It used to be that couples who had fertility issues had few options and could find themselves waiting years to adopt a child. They were often heartbroken and resigned to not having children.
Now, there are more options available — including surrogacy.
Cindy Lopez, a 32-year-old Granada Hills resident, is a surrogate mother. She’s currently seven months pregnant, carrying the baby boy of a gay Chinese citizen. Three years ago she gave birth to a pair of twin girls for a gay couple from Spain.
Lopez said she first heard about surrogacy in high school when one of her teachers had trouble getting pregnant.
After giving birth to her now 10-year-old daughter, she decided to give it a try.
“I love kids,” says Lopez, who is studying child development and plans to one day open a daycare. “I always found it a miracle.”
“I love being pregnant. The only thing I don’t enjoy is being nauseous. I like seeing my belly. I like feeling it kick,” she said.
One of the requirements of being a surrogate mother is to have already delivered a healthy baby. Another requirement is passing a psychological evaluation that the surrogate can carry the fetus to term and won’t have an issue about giving up the baby once it’s born.
For Lopez, that has never been an issue. She said she doesn’t feel like a mother to those children who don’t have any genetic connection to her apart from being carried inside her uterus.
“As weird as it might sound, I have no connection with the child whatsoever,” said Lopez, who is part of the Center for Surrogate Parenting (CSP) in Encino. “It’s not that I’m cold. I see it as a babysitting job. Yes, I’m carrying your child. I care for your child. I want to eat well and be healthy. But when they’re born, at that point, they’re all yours. I don’t have that connection.
“When I touch him and he’s moving, it’s a nice sensation. I get excited and touch him and talk to him. But I don’t have that feeling of saying ‘I wish it was mine,’” she adds.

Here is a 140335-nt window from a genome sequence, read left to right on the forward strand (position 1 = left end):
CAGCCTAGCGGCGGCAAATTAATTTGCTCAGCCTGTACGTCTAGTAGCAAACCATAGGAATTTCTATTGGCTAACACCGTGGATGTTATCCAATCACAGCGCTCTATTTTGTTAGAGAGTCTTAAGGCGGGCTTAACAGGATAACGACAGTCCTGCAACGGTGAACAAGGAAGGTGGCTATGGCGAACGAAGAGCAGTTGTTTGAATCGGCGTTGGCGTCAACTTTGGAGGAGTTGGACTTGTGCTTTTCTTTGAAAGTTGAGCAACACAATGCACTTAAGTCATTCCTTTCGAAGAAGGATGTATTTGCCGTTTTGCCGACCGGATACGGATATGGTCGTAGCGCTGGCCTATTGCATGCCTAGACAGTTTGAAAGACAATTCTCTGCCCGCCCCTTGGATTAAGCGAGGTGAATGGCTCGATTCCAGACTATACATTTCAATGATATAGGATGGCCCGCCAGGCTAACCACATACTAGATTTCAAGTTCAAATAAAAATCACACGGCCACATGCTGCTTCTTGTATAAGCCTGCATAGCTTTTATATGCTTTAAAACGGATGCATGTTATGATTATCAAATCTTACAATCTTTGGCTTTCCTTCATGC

Thanks to celebrities like Kim Kardashian and Kanye West who’ve already had a child via surrogacy and are expecting another in the same fashion, this fertility option has gone from being a taboo topic to an open form of procreation.
Between 2004 and 2008, an estimated 5,000 children were born through a surrogacy agreement. It is believed that 35,000 children in total have been born to a surrogate mother in the past 40 years.
The process is fairly straightforward. An embryo is created via in vitro fertilization, using the eggs and sperm of the intended parents or donors, and is then transferred to the surrogate.
The fetus grows inside of her and the moment she gives birth, the parents take over. All legalities regarding the surrogacy are agreed upon and signed off before the child is born. The name of the surrogate doesn’t appear on the birth certificate.
Lopez said that her fiancé initially wasn’t too keen on the idea of her being a surrogate.
“He didn’t understand the physiology. In his mind, they’re going to put sperm in you. But I explained all the physiology and how much I love being pregnant, and he said ‘ok, let’s do it,’” she said.
Her mother and brothers also support her, but Lopez admits some of her relatives still frown upon her decision.
But she is happy to help those who have been unable to conceive on their own.
“There’s a joy that comes from giving someone life. There are so many women out there that wish they had [given birth] and can’t,” Lopez said.
Besides the emotional rewards that come from helping someone procreate, there are also financial ones. All of Lopez’ medical bills are paid by the parent and there’s also a life insurance policy in case something goes wrong during delivery.
Lopez receives $40,000 for sacrificing her body, something that has allowed her to support her daughter in ways she couldn’t otherwise.
“You’re helping someone and you’re also helping your family and yourself. We’ve gone to Disney World twice, and Paris (France) once,” she says.
“I definitely do enjoy the fact that a reward comes with it and I’m able to provide for my daughter and I’m able to show her the world.”